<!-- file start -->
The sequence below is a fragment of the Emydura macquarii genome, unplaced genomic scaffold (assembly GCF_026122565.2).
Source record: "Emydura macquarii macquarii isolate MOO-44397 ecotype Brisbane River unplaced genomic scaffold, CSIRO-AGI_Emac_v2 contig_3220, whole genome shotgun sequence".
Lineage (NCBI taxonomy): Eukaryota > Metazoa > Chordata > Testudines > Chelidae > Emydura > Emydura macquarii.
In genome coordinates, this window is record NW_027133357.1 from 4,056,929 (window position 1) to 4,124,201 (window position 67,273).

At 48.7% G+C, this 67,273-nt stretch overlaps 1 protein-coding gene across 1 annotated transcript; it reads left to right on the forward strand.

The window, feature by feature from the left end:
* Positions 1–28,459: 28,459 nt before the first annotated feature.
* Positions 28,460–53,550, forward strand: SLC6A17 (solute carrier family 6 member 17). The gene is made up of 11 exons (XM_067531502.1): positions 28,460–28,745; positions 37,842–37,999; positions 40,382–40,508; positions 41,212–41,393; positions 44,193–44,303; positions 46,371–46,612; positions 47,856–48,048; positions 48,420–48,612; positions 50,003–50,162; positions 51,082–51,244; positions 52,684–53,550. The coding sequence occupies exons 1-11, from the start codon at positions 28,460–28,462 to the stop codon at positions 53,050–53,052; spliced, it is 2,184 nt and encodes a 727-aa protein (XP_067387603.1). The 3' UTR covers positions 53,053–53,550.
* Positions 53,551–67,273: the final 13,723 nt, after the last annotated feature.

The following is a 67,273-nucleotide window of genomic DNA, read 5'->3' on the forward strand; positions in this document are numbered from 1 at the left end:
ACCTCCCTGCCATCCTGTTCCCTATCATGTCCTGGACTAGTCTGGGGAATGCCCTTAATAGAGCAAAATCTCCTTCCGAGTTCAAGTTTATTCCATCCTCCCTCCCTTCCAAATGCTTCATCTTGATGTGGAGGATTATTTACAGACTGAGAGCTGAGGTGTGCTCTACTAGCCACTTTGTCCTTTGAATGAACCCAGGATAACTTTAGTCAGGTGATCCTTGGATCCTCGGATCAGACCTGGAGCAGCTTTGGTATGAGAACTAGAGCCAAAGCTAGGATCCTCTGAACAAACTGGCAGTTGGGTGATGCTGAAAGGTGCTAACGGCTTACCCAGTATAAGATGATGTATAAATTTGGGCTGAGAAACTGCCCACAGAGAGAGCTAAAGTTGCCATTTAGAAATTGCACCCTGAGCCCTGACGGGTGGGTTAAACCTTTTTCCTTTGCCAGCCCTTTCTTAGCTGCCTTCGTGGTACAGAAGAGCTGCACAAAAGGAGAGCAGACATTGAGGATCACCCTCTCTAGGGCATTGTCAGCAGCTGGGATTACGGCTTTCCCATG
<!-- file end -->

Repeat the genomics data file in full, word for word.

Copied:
The sequence below is a fragment of the Emydura macquarii genome, unplaced genomic scaffold (assembly GCF_026122565.2).
Source record: "Emydura macquarii macquarii isolate MOO-44397 ecotype Brisbane River unplaced genomic scaffold, CSIRO-AGI_Emac_v2 contig_3220, whole genome shotgun sequence".
Lineage (NCBI taxonomy): Eukaryota > Metazoa > Chordata > Testudines > Chelidae > Emydura > Emydura macquarii.
In genome coordinates, this window is record NW_027133357.1 from 4,056,929 (window position 1) to 4,124,201 (window position 67,273).

At 48.7% G+C, this 67,273-nt stretch overlaps 1 protein-coding gene across 1 annotated transcript; it reads left to right on the forward strand.

The window, feature by feature from the left end:
* Positions 1–28,459: 28,459 nt before the first annotated feature.
* Positions 28,460–53,550, forward strand: SLC6A17 (solute carrier family 6 member 17). The gene is made up of 11 exons (XM_067531502.1): positions 28,460–28,745; positions 37,842–37,999; positions 40,382–40,508; positions 41,212–41,393; positions 44,193–44,303; positions 46,371–46,612; positions 47,856–48,048; positions 48,420–48,612; positions 50,003–50,162; positions 51,082–51,244; positions 52,684–53,550. The coding sequence occupies exons 1-11, from the start codon at positions 28,460–28,462 to the stop codon at positions 53,050–53,052; spliced, it is 2,184 nt and encodes a 727-aa protein (XP_067387603.1). The 3' UTR covers positions 53,053–53,550.
* Positions 53,551–67,273: the final 13,723 nt, after the last annotated feature.

The following is a 67,273-nucleotide window of genomic DNA, read 5'->3' on the forward strand; positions in this document are numbered from 1 at the left end:
ACCTCCCTGCCATCCTGTTCCCTATCATGTCCTGGACTAGTCTGGGGAATGCCCTTAATAGAGCAAAATCTCCTTCCGAGTTCAAGTTTATTCCATCCTCCCTCCCTTCCAAATGCTTCATCTTGATGTGGAGGATTATTTACAGACTGAGAGCTGAGGTGTGCTCTACTAGCCACTTTGTCCTTTGAATGAACCCAGGATAACTTTAGTCAGGTGATCCTTGGATCCTCGGATCAGACCTGGAGCAGCTTTGGTATGAGAACTAGAGCCAAAGCTAGGATCCTCTGAACAAACTGGCAGTTGGGTGATGCTGAAAGGTGCTAACGGCTTACCCAGTATAAGATGATGTATAAATTTGGGCTGAGAAACTGCCCACAGAGAGAGCTAAAGTTGCCATTTAGAAATTGCACCCTGAGCCCTGACGGGTGGGTTAAACCTTTTTCCTTTGCCAGCCCTTTCTTAGCTGCCTTCGTGGTACAGAAGAGCTGCACAAAAGGAGAGCAGACATTGAGGATCACCCTCTCTAGGGCATTGTCAGCAGCTGGGATTACGGCTTTCCCATG